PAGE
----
I’ve always wished for one of those monitors that measures pulse, heart rate, and blood pressure during runs. I’ve used such a thing in connection with treadmills but never on my outdoor runs. Unfortunately, the early generation of such monitors were bulky, cumbersome, and not really that user friendly. All these changed of course with the advent of iPod, and thus Nike + iPod became popular. It took another while till the smart phone iPhone caught up with similar apps. I looked at some of these apps as my birthday is coming up and nothing would please my dear spouse better than to give me such an app which he can borrow from time to time. What’s more, the currently available apps measure much more than cardio stats: They can also distance, speed and calories burned, and approximate time to weight target. And they can even track your route on google map.
What are the apps available out there?
This is the classic digital running mate originally developed for iPod. For this app, you need special Nike shoes with a special pocket in the insole for the sensor. The sensor tracks your run and its stats and sends the data to the iPod or iPhone. You can then create some nifty graphs of your run (elevation, speed, etc.) by logging in to your Nike + Internet account. A recent feature are motivational soundbites from sports celebrities like Lance Armstrong. And don’t forget your favorite music!
This is another running app which tracks speed, distance, time, pacing.According this lifehacker review “it’s exactly the kind of app you’d expect a real Nike+ solution to be. It tracks your speed, pace, time, and distance, displays that blow-by-blow information directly on your iPhone while you’re running, and has a great history feature that lets you browse through your recent runs and delete a run if you don’t want it. That’s all completely awesome.” It can produce nifty maps such as speed and elevation vs. distance graph. A minus is the google mapping of the run which seems to be inaccurate, at least by an earlier version. The updated version seems to be performing better with bigger fonts and a landscape text mode for better readability during runs plus a calorie calculator.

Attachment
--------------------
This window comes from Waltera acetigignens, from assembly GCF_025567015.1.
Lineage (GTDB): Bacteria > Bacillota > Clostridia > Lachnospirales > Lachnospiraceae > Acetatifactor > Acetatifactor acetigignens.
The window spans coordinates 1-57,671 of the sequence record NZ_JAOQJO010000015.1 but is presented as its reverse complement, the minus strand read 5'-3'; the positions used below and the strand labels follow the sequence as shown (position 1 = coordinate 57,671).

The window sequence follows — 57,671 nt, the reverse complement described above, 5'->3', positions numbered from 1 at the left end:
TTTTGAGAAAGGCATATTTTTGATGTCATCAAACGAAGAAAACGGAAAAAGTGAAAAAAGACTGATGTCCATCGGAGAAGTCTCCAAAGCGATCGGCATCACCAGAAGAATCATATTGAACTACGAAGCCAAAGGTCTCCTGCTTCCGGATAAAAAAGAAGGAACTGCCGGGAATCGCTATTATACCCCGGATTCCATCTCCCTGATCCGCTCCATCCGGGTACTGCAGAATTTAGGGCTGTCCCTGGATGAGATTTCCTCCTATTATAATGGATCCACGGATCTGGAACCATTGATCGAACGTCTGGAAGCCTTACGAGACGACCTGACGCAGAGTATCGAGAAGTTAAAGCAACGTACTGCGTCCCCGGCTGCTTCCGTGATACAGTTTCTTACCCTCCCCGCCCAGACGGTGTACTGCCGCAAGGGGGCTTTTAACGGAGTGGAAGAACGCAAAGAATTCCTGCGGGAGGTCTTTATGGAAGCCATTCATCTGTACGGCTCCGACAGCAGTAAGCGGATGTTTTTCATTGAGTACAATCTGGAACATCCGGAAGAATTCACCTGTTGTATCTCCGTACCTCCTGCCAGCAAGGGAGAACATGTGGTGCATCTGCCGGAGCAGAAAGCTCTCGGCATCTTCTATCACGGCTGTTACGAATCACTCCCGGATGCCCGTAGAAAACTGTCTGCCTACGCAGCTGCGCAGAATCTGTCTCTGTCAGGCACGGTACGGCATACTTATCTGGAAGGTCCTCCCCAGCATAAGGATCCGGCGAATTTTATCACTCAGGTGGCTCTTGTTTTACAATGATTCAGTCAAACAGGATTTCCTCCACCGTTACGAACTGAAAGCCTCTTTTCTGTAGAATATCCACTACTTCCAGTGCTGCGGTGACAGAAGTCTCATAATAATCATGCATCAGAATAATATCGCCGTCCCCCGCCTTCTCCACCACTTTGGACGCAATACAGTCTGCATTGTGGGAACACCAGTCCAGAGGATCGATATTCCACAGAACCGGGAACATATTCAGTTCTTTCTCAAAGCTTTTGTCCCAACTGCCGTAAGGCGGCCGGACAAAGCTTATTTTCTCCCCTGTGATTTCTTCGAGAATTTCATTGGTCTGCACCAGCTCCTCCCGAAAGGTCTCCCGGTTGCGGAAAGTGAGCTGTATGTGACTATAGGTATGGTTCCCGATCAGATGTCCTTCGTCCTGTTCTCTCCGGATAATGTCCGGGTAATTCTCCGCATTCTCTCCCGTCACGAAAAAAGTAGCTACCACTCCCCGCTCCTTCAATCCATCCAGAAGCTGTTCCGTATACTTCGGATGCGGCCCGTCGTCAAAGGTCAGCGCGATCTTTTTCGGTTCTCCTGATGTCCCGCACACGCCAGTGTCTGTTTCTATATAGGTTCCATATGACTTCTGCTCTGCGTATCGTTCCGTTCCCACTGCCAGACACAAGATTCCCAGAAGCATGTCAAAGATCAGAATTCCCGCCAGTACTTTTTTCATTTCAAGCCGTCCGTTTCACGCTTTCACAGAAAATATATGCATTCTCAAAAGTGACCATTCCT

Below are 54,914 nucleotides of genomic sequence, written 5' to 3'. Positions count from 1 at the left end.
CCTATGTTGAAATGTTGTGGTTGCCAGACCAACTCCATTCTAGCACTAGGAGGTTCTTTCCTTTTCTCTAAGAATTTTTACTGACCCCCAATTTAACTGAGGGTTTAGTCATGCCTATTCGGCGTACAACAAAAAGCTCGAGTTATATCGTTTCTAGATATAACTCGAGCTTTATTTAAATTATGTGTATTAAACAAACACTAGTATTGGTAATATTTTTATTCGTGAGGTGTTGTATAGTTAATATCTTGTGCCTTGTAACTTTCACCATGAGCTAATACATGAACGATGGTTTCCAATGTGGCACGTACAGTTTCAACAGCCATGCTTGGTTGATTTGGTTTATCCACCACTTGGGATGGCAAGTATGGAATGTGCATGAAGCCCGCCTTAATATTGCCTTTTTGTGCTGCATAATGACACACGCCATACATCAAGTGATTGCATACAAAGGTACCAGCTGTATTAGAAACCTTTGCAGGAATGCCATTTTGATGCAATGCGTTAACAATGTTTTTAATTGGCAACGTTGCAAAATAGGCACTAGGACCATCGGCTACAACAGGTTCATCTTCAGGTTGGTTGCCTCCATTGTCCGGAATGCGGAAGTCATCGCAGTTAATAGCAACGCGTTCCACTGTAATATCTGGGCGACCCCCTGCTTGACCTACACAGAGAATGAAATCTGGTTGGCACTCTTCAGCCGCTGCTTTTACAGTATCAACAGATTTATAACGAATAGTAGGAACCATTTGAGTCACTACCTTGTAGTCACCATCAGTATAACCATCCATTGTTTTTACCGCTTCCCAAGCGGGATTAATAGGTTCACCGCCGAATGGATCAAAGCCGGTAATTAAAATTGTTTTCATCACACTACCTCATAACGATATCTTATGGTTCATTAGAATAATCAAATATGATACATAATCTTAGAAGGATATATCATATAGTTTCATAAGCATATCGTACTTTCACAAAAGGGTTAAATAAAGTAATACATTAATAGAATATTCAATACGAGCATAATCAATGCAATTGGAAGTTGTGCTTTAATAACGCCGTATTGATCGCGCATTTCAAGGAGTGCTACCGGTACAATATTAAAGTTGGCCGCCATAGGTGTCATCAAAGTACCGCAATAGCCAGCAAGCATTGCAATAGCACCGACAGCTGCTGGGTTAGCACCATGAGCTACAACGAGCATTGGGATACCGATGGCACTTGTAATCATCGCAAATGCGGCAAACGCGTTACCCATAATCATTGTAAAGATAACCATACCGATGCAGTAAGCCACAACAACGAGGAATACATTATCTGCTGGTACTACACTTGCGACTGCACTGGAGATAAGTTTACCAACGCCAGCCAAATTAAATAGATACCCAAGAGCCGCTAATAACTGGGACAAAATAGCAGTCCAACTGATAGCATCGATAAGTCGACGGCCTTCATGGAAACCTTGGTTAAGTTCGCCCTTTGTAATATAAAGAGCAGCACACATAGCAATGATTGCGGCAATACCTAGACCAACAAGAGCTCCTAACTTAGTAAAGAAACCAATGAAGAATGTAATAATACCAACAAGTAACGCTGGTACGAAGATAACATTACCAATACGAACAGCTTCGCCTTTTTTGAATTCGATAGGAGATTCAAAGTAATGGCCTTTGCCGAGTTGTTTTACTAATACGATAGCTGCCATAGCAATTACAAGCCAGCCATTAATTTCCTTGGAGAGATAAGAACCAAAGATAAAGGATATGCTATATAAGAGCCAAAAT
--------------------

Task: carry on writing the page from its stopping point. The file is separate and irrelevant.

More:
This app is also for outdoor activities, be it running, cycling, hiking, or even skiing in the winter time. It, too, tracks your heart stats as well as your run stats plus GPS tracking of your route. OK, this may be a bit too much for my short jogging runs but this is definitely something for long-distance runners.
This app ahs been described as “a highly sophisticated application that lets you monitor your heart rate using your iPhone microphone. “ It can be used for running, walking as well as cycling. However, I can’t get much more info other than this. Reviews from users are mixed from the very negative to positive.
Take note that there are other apps out there and new updates and new ones are released all the time.
Size. Compared to the iPod, the iPhone is still pretty bulky and heavy. For running, I still prefer my small, ultra-light MP3 player.
Price. Some of these apps cost something, some are for free. The Nike + iPod kit costs $29 and you need special shoes to go with it. My suggestion: try out the free apps and see how it works out for you. Or go for the free trial version of the paid ups and see what you think.
Battery life. GPS tracking and blow-and-blow accounting use up battery power. A common complaint by users is that the battery life of an iPhone is not enough for long runs or hikes. So make sure you have a back up (such as a good old paper map!) so you can find your way back in case your battery goes flat on you!